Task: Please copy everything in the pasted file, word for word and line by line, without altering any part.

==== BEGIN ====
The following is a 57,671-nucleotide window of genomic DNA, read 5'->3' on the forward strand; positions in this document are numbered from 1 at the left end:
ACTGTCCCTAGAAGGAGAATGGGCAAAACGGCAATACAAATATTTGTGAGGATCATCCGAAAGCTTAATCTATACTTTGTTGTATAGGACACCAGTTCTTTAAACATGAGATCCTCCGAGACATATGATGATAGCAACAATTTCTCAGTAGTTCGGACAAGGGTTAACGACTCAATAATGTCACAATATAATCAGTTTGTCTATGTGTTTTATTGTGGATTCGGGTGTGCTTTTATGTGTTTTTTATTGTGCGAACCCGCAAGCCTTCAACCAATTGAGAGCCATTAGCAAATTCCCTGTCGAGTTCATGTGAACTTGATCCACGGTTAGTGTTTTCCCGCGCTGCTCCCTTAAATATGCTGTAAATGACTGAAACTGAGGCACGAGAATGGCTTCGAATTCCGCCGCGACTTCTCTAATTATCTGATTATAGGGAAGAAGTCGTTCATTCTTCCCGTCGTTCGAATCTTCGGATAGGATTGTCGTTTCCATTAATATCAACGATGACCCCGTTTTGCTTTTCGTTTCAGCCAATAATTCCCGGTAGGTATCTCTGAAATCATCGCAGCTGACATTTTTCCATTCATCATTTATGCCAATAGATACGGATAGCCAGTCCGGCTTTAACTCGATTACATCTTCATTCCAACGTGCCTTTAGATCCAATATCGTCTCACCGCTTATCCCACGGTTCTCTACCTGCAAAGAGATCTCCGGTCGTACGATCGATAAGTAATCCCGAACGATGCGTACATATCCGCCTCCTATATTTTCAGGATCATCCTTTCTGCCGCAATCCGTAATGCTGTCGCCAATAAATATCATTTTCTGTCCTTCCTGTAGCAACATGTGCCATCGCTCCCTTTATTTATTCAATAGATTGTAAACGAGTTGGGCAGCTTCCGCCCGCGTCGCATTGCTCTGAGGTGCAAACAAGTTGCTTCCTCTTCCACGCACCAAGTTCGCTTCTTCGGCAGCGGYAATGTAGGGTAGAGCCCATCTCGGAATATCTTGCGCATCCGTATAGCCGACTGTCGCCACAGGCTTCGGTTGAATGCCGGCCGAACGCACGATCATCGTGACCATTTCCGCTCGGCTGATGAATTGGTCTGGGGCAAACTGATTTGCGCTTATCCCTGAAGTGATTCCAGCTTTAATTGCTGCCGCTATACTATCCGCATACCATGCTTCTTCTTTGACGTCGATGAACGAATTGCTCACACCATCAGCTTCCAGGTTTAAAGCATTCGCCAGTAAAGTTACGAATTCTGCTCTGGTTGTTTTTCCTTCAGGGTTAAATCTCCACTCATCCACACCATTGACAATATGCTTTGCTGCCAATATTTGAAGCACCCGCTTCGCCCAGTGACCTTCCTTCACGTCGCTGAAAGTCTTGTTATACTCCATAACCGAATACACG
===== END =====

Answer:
The following is a 57,671-nucleotide window of genomic DNA, read 5'->3' on the forward strand; positions in this document are numbered from 1 at the left end:
ACTGTCCCTAGAAGGAGAATGGGCAAAACGGCAATACAAATATTTGTGAGGATCATCCGAAAGCTTAATCTATACTTTGTTGTATAGGACACCAGTTCTTTAAACATGAGATCCTCCGAGACATATGATGATAGCAACAATTTCTCAGTAGTTCGGACAAGGGTTAACGACTCAATAATGTCACAATATAATCAGTTTGTCTATGTGTTTTATTGTGGATTCGGGTGTGCTTTTATGTGTTTTTTATTGTGCGAACCCGCAAGCCTTCAACCAATTGAGAGCCATTAGCAAATTCCCTGTCGAGTTCATGTGAACTTGATCCACGGTTAGTGTTTTCCCGCGCTGCTCCCTTAAATATGCTGTAAATGACTGAAACTGAGGCACGAGAATGGCTTCGAATTCCGCCGCGACTTCTCTAATTATCTGATTATAGGGAAGAAGTCGTTCATTCTTCCCGTCGTTCGAATCTTCGGATAGGATTGTCGTTTCCATTAATATCAACGATGACCCCGTTTTGCTTTTCGTTTCAGCCAATAATTCCCGGTAGGTATCTCTGAAATCATCGCAGCTGACATTTTTCCATTCATCATTTATGCCAATAGATACGGATAGCCAGTCCGGCTTTAACTCGATTACATCTTCATTCCAACGTGCCTTTAGATCCAATATCGTCTCACCGCTTATCCCACGGTTCTCTACCTGCAAAGAGATCTCCGGTCGTACGATCGATAAGTAATCCCGAACGATGCGTACATATCCGCCTCCTATATTTTCAGGATCATCCTTTCTGCCGCAATCCGTAATGCTGTCGCCAATAAATATCATTTTCTGTCCTTCCTGTAGCAACATGTGCCATCGCTCCCTTTATTTATTCAATAGATTGTAAACGAGTTGGGCAGCTTCCGCCCGCGTCGCATTGCTCTGAGGTGCAAACAAGTTGCTTCCTCTTCCACGCACCAAGTTCGCTTCTTCGGCAGCGGYAATGTAGGGTAGAGCCCATCTCGGAATATCTTGCGCATCCGTATAGCCGACTGTCGCCACAGGCTTCGGTTGAATGCCGGCCGAACGCACGATCATCGTGACCATTTCCGCTCGGCTGATGAATTGGTCTGGGGCAAACTGATTTGCGCTTATCCCTGAAGTGATTCCAGCTTTAATTGCTGCCGCTATACTATCCGCATACCATGCTTCTTCTTTGACGTCGATGAACGAATTGCTCACACCATCAGCTTCCAGGTTTAAAGCATTCGCCAGTAAAGTTACGAATTCTGCTCTGGTTGTTTTTCCTTCAGGGTTAAATCTCCACTCATCCACACCATTGACAATATGCTTTGCTGCCAATATTTGAAGCACCCGCTTCGCCCAGTGACCTTCCTTCACGTCGCTGAAAGTCTTGTTATACTCCATAACCGAATACACG